When in the 1930s, future Nobel laureates in physics Walter Brattain and John Bardeen tried to patent the invention of the transistor, it turned out that they were already several years behind the born in Lviv, Julius Edgar Lilienfeld, who filed his application back in 1925.
The failed discoverers were denied authorship, but this did not prevent them from receiving the Nobel Prize in 1956 precisely “for the discovery of the transistor effect.” Their fame was also shared by William Shockley, who announced the invention of the transistor in 1938, that is, 13 years after Lilienfeld had already done it.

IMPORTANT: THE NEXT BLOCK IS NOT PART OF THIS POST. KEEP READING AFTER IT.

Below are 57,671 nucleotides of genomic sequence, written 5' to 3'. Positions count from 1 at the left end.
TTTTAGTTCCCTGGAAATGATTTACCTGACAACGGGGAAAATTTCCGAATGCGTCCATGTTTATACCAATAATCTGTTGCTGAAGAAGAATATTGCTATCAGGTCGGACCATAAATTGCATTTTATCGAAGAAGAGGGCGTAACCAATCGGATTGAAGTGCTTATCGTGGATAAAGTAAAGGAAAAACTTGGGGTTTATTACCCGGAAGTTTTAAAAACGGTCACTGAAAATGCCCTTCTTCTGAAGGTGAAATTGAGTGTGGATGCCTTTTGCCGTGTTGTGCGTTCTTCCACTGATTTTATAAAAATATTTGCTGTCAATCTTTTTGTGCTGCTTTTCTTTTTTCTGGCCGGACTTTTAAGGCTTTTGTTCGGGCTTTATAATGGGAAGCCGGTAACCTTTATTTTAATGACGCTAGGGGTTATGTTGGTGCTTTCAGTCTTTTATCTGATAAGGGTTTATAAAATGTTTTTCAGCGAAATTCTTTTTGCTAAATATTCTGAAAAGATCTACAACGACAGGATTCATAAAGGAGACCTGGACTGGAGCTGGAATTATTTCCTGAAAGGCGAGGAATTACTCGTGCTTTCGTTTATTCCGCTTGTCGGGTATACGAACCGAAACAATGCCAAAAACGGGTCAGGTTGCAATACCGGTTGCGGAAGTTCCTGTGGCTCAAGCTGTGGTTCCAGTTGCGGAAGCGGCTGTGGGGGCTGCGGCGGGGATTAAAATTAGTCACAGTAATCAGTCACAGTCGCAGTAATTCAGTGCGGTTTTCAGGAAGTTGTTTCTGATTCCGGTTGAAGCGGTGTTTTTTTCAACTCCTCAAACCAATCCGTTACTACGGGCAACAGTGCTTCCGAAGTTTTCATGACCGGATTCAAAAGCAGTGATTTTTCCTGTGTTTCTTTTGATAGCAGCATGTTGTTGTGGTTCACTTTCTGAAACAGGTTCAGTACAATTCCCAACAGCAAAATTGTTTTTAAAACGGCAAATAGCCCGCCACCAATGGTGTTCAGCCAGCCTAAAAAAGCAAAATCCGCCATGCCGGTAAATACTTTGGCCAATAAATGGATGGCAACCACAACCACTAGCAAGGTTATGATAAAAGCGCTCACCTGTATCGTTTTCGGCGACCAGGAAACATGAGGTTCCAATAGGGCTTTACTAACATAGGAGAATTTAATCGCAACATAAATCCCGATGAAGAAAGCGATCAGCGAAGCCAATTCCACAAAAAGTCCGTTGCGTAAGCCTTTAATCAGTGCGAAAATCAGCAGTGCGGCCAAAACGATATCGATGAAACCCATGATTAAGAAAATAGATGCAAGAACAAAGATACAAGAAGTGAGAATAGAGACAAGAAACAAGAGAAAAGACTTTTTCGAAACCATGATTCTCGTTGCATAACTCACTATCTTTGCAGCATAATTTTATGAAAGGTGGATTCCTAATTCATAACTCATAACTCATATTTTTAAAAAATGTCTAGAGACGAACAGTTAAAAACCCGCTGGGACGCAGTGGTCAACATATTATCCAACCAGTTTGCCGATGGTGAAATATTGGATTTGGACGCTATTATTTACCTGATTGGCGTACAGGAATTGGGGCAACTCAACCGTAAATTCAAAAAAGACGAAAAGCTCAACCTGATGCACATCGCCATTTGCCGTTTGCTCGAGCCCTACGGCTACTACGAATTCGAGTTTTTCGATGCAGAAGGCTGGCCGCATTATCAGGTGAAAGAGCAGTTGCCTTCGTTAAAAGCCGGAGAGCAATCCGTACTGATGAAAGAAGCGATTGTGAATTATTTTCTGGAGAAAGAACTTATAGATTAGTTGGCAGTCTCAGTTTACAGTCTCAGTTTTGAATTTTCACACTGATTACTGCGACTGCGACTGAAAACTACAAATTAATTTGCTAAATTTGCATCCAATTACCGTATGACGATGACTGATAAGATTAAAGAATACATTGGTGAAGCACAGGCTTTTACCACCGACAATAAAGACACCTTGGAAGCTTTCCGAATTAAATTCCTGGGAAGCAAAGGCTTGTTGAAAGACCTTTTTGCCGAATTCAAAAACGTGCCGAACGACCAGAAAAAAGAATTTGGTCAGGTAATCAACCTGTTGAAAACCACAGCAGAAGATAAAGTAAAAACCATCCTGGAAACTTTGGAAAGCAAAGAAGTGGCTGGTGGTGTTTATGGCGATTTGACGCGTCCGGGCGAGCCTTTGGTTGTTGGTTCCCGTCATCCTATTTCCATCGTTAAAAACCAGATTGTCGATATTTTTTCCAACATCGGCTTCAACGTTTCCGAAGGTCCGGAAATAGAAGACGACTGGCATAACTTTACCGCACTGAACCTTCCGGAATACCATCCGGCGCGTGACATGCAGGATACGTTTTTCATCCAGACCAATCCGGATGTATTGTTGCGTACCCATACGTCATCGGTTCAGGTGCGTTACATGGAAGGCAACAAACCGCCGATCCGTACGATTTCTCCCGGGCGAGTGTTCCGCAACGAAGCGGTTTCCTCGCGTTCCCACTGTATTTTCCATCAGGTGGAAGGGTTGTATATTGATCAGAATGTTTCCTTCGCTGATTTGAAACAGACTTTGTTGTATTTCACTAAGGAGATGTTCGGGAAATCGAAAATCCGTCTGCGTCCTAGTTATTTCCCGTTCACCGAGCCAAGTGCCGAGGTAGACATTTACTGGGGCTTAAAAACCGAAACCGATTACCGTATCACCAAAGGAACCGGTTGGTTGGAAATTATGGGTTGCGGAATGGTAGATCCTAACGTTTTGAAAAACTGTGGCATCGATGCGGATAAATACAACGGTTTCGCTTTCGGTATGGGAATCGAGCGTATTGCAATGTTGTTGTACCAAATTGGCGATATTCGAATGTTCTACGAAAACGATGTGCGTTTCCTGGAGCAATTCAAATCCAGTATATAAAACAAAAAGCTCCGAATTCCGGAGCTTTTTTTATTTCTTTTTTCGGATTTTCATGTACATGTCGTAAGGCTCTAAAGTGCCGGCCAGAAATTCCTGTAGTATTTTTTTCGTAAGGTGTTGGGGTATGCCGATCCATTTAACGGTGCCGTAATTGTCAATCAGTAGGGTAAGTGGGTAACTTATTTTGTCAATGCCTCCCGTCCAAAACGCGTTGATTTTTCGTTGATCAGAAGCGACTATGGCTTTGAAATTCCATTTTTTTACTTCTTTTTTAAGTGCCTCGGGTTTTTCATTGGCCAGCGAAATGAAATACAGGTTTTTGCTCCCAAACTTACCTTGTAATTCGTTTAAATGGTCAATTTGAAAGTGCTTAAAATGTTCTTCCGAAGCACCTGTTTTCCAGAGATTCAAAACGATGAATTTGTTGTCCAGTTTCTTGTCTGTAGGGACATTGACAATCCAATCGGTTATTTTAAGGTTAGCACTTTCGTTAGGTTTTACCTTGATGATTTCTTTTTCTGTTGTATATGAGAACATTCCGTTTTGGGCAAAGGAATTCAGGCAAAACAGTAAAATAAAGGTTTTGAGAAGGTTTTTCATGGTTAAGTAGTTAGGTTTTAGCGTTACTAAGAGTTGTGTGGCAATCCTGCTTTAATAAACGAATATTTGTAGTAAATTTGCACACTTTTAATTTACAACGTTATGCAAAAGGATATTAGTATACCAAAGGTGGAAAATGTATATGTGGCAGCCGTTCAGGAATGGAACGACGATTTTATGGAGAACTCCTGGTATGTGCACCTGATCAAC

This is due to Lilienfeld’s passion for the process of inventions as such. Having discovered the properties of semiconductors when converting current, he did not bother to write and publish an article on the advantages of transistors compared to the bulky vacuum electric lamps, and switched to the next invention. In 1931, he already patented an electrolytic capacitor. Then there was the improved X-ray tube that got his name, and a lot more.
Lilienfeld owns 75 patents issued in Germany and the USA. Many of his inventions have revolutionized electrical engineering and continue to be used in most of the appliances we use on a daily basis.